The illustrations on the whole are simple yet effective.

Theatre was always Safdar Hashmi's forte and he had a missionary zeal that cannot remain hid­den and it manifests itself in his book of plays - in­verse for children - Natak Ki Duniya. The first play Raja Ki Khoj, touches upon exploitation, a commu­nication gap between the ruler and the ruled, syco­phantic rats leaving the sinking ship and the wily courtiers. While reading it one felt for a moment that the concepts were too adult for children even though the characters were animals in a jungle kingdom; but this is not really so. Children today are so much more aware, and this being so, quite conversant with the ills of governments and socie­ties. Perhaps it is best that children ponder these things before adult disillusionment sets in.

The play Yeh Duniya Rangeen using the different colours as char­acters explores the ideas of cooperation, integration and the im­portance of the contri­bution of each to a larger whole. All col­ours are found in na­ture and add to its beauty, some combine to give other colours and jealousy is pointless as each has its place in the scheme of nature. The last two plays Girgit and Gopi Gavayya Bagha Bagayya are based on a Chekov play and a Satyajit Ray movie respectively, but have been adapted to be totally topical and rele­vant. There is an earthiness and rawness about the plays, occupied more with issues than literary niceties making children feel life as it is, not what one would like it to be. There is the odd swear word, English phrases and a general lack of illu­sions. Through the humour, there is a silent anger about the way things are and though the humour remains the lesson also goes home.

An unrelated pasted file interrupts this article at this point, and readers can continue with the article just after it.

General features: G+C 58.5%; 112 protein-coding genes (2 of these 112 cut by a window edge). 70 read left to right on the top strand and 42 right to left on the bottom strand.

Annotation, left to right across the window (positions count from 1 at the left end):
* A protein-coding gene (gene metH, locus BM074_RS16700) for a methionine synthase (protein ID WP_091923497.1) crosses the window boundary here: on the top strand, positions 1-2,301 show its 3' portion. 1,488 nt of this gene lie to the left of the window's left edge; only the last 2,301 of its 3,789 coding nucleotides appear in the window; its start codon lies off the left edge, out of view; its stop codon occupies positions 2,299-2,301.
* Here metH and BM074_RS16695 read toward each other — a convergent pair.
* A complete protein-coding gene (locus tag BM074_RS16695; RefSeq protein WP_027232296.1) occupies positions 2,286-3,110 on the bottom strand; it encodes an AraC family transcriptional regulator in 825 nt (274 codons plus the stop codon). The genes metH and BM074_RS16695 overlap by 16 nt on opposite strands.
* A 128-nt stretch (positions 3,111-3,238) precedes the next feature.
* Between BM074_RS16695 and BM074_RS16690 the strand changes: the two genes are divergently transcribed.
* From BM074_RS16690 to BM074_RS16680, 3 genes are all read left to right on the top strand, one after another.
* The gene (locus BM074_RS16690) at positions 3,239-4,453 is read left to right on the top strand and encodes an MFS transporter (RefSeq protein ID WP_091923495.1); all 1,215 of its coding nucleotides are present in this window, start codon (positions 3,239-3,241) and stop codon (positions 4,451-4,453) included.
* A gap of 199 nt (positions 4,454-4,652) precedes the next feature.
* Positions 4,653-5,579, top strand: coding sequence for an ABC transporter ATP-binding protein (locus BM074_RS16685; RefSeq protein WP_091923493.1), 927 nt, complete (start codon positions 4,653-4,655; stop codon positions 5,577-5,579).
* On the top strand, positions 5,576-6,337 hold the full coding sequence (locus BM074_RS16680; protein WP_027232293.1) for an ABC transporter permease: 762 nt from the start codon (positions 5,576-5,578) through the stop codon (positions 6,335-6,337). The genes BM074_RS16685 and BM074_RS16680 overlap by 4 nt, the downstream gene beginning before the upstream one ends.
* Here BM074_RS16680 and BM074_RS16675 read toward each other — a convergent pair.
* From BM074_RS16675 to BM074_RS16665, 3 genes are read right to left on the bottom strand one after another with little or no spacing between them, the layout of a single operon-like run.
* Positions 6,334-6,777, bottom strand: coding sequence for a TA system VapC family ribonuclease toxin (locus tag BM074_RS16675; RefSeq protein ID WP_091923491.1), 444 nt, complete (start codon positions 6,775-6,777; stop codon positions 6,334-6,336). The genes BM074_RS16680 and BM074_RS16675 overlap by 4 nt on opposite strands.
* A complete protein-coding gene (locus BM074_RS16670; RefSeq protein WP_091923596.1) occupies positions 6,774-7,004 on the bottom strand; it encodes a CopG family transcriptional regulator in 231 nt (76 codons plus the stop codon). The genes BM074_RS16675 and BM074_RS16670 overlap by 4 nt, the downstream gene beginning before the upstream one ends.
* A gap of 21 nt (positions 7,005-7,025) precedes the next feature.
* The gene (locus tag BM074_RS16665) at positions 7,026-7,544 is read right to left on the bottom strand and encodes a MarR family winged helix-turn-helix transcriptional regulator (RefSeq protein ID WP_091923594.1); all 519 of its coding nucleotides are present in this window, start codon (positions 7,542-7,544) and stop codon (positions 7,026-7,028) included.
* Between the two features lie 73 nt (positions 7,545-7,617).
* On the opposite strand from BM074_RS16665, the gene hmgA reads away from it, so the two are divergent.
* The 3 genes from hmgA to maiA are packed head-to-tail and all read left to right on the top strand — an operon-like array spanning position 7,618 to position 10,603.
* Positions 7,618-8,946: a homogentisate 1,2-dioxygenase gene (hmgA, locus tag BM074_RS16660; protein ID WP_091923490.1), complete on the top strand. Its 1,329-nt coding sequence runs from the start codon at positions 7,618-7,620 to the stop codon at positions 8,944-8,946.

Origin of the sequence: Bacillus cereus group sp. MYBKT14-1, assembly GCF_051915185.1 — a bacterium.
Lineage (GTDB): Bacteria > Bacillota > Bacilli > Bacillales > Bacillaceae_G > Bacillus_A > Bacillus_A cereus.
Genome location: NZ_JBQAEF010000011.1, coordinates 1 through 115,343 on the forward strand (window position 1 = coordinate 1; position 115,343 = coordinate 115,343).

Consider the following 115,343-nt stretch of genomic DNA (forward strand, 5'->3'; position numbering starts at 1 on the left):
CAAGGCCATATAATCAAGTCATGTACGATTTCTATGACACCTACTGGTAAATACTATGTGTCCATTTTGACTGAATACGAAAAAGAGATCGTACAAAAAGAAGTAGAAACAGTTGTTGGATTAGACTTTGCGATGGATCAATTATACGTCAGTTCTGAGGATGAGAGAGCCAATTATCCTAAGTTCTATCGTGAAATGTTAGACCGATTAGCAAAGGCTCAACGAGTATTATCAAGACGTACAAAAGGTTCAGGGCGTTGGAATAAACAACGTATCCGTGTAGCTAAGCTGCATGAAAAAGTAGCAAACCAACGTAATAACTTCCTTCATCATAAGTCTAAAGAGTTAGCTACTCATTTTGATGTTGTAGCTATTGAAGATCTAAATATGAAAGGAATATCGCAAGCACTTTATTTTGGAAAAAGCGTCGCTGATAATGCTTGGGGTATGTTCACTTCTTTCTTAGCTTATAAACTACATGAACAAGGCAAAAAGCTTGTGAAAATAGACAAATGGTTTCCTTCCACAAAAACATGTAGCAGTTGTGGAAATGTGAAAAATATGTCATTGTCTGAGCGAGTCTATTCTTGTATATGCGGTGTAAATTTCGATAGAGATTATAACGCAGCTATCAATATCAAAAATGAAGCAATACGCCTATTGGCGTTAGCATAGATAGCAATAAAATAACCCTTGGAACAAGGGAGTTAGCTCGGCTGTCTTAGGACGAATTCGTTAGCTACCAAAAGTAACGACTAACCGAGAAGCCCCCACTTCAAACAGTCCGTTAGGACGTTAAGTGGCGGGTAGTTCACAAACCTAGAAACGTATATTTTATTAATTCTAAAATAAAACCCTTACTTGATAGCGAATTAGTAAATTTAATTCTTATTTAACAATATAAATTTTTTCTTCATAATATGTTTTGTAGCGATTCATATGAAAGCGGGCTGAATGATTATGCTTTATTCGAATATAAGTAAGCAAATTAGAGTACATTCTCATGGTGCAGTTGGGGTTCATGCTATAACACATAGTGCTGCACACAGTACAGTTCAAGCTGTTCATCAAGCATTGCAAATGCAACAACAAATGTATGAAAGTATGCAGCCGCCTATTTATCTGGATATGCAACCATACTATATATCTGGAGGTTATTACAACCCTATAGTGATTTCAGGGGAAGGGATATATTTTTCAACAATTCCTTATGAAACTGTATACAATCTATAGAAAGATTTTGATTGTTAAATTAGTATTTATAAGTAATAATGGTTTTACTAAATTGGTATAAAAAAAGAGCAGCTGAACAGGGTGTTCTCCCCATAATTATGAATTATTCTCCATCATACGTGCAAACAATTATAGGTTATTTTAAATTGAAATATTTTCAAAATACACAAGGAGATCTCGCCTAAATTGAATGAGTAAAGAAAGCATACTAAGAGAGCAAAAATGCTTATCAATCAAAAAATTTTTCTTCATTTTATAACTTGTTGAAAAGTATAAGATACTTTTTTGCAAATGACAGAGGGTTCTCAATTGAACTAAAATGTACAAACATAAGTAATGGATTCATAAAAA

There is no doubt that the author set out to make a point and to act as a catalyst to make children think and react. There is also no doubt that on certain subjects he has an original point of view and that he is a champion of the small and the forgotten. However, one can't help but feel that there is too much cynicism and disillusionment to be communicated to such young children. One admires unconditionally his desire to change things for the better, but the young must be moulded through idealism that will change the world not through disillusionment with things that must be changed.

The language is totally colloquial and informal. The straightforward rhymes make them easy to read and enjoy their musical simplic­ity. The presenta­tion reminds one of Russian books for children, only the prices are capitalistic. Not value enough for money except for Natak Ki Duniya and Duniya Sabki that are well brought out and have enough reading material to make them good value.

I suppose illustrators feel that a child identifies with paintings that are more like their own. Unlike an adult who searches for abstraction in reality, I think a child is more comfortable with the real and the clearly defined.

Safdar Hashmi's voice is worth listening to and through these books children too will be able to hear it.

Book 1: 

Ped

Author:
Safdar Hashmi
Illustrator:
Mickey Patel
Sahmat, 
1989
Book 2: 

Gadbad Ghotala

Author:
Safdar Hashmi
Sahmat, 
1989
Book 3: 

Bansuriwala

Author:
Safdar Hashmi
Sahmat,